Although the laser technique is, so far, only applied to ginger, zucchini and butternut squash at Jumbo, “The method is suitable for all kinds of fruits and vegetables,” the spokesperson explains. However, it is not suitable for “oranges, mandarins, lemons and pomegranates. The peel of those fruits can heal the laser imprint, so the brand is not visible anymore after a while. We are investigating which organic products can be further fitted with a natural label.”
However, it is important to note that Laser Food described to FoodIngredientsFirst that they do indeed have a patented invention that allows the use of laser technology on fruits such as oranges, mandarins, lemons and pomegranates. The technology is coined contrast liquid; it is sprayed on the fruit skin after the mark has been made by the laser and triggers a reaction. The mark then becomes visible and the fruit skin is not affected. Furthermore, the contrast liquid is not a dye and was approved by the EU in its regulation 510/2013 and certified organic in 2017, Merit adds.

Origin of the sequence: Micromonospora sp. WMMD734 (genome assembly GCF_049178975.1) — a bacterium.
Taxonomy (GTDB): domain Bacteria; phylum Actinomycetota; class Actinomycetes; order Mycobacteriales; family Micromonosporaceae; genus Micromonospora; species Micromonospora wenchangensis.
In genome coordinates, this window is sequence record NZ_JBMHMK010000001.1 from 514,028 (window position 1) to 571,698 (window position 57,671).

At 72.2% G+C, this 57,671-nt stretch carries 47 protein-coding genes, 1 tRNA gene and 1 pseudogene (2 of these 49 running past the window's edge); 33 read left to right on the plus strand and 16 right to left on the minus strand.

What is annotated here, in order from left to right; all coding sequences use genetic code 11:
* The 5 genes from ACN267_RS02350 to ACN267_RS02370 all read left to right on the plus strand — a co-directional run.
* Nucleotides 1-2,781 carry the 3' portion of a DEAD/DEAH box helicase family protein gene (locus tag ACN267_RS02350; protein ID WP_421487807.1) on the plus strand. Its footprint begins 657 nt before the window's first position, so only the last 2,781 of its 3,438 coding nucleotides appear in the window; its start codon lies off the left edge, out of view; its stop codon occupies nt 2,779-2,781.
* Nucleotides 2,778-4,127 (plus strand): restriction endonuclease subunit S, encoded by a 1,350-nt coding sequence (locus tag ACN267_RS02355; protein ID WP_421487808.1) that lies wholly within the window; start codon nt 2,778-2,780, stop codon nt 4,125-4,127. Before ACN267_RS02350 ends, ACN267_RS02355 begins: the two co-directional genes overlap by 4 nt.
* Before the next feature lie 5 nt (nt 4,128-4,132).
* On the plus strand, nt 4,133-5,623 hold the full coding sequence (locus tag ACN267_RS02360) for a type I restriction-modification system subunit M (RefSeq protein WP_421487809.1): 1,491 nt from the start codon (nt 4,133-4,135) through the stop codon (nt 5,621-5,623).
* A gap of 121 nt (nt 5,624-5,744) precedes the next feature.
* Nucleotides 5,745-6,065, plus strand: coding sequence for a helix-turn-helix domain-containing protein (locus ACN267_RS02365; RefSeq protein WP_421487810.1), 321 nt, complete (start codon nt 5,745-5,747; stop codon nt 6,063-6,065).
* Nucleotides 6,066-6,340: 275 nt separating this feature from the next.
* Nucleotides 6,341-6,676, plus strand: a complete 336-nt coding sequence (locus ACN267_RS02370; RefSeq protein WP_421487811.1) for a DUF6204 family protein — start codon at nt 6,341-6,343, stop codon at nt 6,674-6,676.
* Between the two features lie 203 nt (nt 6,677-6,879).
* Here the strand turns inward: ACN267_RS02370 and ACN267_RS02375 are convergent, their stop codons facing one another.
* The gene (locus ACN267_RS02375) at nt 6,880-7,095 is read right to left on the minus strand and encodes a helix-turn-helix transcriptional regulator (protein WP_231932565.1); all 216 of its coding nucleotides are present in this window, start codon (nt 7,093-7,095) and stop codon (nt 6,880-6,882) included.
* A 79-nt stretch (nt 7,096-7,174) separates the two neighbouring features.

Laser technology has seen growth across regions in recent years, according to Merit, and can be found in retailers including ICA, Carrefour, Edeka, Rewe, Delhaize, Lidl, Spar and Marks & Spencers, who are largely using it in single items as opposed to entire ranges. Although the laser technology has been available for some years, it was initially aimed at reducing the use of stickers on fresh produce. However, Merit explains that its role is now within the plastic elimination space, which makes it hugely relevant today. Jumbo’s adoption of “natural labels” for the organic range marks an important move into the mainstream which, Merit hopes, will lead to other major players adopting the technology more widely.
Laser labels in the context of plastic reduction